PBS Newshour examines SA’s ‘technical divide’
[If you have Flash Player 10, then you can watch the embedded video here. If not, head over to the PBS site to watch the video, listen to an audio file, or read the transcript of the interview.]
In light of the World Cup, PBS Newshour has created a segment examining mobile costs and how one telecom company competes with Vodacom and MTN. It seems as if the folks at PBS sought an innovative story, hence the selection of nascent Dabba Telecom.
For better or for worse, the piece acts as a marketing tool for Dabba, painting South Africans as ordinary people who are simply trying to make ends meet. As such, they should not be held at the mercy of a non-interventionist government or large telecoms who play the cost blame game. The founder of Dabba is even likened to Robin Hood.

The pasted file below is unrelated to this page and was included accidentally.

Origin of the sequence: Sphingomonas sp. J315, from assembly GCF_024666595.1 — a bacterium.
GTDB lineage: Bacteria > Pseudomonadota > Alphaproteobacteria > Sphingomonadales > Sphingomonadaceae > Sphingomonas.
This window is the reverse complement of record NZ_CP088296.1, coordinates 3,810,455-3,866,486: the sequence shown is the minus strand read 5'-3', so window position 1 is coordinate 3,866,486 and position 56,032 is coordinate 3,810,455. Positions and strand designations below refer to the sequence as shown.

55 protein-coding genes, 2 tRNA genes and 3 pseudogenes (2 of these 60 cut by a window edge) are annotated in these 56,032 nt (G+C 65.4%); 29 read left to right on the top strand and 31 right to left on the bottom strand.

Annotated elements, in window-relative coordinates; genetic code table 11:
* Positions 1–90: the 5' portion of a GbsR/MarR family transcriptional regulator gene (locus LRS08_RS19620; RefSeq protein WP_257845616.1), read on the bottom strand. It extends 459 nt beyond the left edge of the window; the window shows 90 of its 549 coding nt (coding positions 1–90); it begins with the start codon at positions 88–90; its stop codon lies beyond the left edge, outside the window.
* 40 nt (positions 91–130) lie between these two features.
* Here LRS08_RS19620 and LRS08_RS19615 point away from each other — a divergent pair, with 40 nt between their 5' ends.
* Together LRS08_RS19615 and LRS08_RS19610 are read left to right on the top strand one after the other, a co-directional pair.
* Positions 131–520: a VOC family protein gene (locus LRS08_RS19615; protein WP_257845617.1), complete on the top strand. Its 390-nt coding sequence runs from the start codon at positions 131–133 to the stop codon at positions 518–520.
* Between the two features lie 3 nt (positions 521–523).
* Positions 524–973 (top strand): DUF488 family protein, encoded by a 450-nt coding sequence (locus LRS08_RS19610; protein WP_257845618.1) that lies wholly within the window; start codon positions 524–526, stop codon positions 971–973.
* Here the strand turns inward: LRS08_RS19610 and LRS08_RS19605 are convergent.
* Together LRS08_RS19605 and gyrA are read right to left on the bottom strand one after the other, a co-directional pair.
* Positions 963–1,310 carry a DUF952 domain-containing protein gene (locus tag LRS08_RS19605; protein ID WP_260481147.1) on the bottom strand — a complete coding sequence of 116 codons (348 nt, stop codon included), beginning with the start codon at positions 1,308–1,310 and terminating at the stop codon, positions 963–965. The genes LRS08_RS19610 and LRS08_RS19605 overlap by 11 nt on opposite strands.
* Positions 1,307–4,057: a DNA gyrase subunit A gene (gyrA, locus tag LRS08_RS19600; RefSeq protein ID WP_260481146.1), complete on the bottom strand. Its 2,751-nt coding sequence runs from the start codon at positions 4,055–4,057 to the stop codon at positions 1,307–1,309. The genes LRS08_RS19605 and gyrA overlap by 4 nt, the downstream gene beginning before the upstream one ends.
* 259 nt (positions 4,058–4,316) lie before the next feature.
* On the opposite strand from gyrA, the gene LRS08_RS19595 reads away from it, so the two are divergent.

Regardless of the tone, PBS has the ability to reach a broad stateside audience. Awareness of the current mobile cost structure and the fact that innovation is happening in Africa are undeniably positive takeaways for typical viewers. Plus, Dabba’s business model is actually interesting:
- Dabba buys airtime in bulk at one rand, for example, and sells it at 1.2 rands. MTN and Vodafone charge upwards of 3 rand using this scenario.
- Dabba installs relay antennas in as many buildings/apartments are willing and routers connect the buildings to the Internet. Internet-based phones are made possible in this manner.
- Dabba provides customers with free phones.
- Dabba recovers its costs when customers purchase the requisite pre-paid airtime.
The company is experiencing rapid growth and expects to recoup its investment within a year-and-a-half. The ultimate goal, given a positive user experience and proven financial viability, is to apply the model to rural areas and other nations.